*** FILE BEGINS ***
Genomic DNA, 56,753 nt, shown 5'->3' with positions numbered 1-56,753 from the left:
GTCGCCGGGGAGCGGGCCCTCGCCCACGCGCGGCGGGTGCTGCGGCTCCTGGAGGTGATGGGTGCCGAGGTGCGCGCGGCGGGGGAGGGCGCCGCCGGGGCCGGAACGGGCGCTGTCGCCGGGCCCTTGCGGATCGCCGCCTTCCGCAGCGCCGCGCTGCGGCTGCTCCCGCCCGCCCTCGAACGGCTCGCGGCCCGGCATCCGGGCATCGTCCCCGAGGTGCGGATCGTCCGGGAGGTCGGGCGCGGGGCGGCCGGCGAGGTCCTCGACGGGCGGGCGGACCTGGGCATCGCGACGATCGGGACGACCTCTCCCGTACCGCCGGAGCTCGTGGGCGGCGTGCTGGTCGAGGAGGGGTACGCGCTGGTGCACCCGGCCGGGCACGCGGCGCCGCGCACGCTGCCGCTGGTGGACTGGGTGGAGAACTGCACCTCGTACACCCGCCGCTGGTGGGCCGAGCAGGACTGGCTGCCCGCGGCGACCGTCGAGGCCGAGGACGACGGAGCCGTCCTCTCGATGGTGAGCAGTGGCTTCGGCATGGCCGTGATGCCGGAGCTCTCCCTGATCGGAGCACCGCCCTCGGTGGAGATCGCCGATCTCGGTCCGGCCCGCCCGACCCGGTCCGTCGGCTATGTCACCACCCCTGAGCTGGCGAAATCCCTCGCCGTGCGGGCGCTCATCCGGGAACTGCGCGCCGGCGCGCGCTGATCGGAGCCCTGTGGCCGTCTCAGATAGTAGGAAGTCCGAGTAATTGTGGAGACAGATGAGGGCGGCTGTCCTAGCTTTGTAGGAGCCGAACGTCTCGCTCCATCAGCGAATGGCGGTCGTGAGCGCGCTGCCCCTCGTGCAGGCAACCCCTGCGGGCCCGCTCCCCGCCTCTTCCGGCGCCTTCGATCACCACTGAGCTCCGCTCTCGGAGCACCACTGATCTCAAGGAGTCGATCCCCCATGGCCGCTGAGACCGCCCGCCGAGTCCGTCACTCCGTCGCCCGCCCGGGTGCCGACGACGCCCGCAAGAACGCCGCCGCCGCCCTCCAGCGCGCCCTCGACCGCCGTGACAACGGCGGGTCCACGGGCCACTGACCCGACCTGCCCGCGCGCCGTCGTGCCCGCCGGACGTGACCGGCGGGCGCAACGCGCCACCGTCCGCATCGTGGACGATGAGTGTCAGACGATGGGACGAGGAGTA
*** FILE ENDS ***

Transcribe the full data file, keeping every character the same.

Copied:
Genomic DNA, 56,753 nt, shown 5'->3' with positions numbered 1-56,753 from the left:
GTCGCCGGGGAGCGGGCCCTCGCCCACGCGCGGCGGGTGCTGCGGCTCCTGGAGGTGATGGGTGCCGAGGTGCGCGCGGCGGGGGAGGGCGCCGCCGGGGCCGGAACGGGCGCTGTCGCCGGGCCCTTGCGGATCGCCGCCTTCCGCAGCGCCGCGCTGCGGCTGCTCCCGCCCGCCCTCGAACGGCTCGCGGCCCGGCATCCGGGCATCGTCCCCGAGGTGCGGATCGTCCGGGAGGTCGGGCGCGGGGCGGCCGGCGAGGTCCTCGACGGGCGGGCGGACCTGGGCATCGCGACGATCGGGACGACCTCTCCCGTACCGCCGGAGCTCGTGGGCGGCGTGCTGGTCGAGGAGGGGTACGCGCTGGTGCACCCGGCCGGGCACGCGGCGCCGCGCACGCTGCCGCTGGTGGACTGGGTGGAGAACTGCACCTCGTACACCCGCCGCTGGTGGGCCGAGCAGGACTGGCTGCCCGCGGCGACCGTCGAGGCCGAGGACGACGGAGCCGTCCTCTCGATGGTGAGCAGTGGCTTCGGCATGGCCGTGATGCCGGAGCTCTCCCTGATCGGAGCACCGCCCTCGGTGGAGATCGCCGATCTCGGTCCGGCCCGCCCGACCCGGTCCGTCGGCTATGTCACCACCCCTGAGCTGGCGAAATCCCTCGCCGTGCGGGCGCTCATCCGGGAACTGCGCGCCGGCGCGCGCTGATCGGAGCCCTGTGGCCGTCTCAGATAGTAGGAAGTCCGAGTAATTGTGGAGACAGATGAGGGCGGCTGTCCTAGCTTTGTAGGAGCCGAACGTCTCGCTCCATCAGCGAATGGCGGTCGTGAGCGCGCTGCCCCTCGTGCAGGCAACCCCTGCGGGCCCGCTCCCCGCCTCTTCCGGCGCCTTCGATCACCACTGAGCTCCGCTCTCGGAGCACCACTGATCTCAAGGAGTCGATCCCCCATGGCCGCTGAGACCGCCCGCCGAGTCCGTCACTCCGTCGCCCGCCCGGGTGCCGACGACGCCCGCAAGAACGCCGCCGCCGCCCTCCAGCGCGCCCTCGACCGCCGTGACAACGGCGGGTCCACGGGCCACTGACCCGACCTGCCCGCGCGCCGTCGTGCCCGCCGGACGTGACCGGCGGGCGCAACGCGCCACCGTCCGCATCGTGGACGATGAGTGTCAGACGATGGGACGAGGAGTA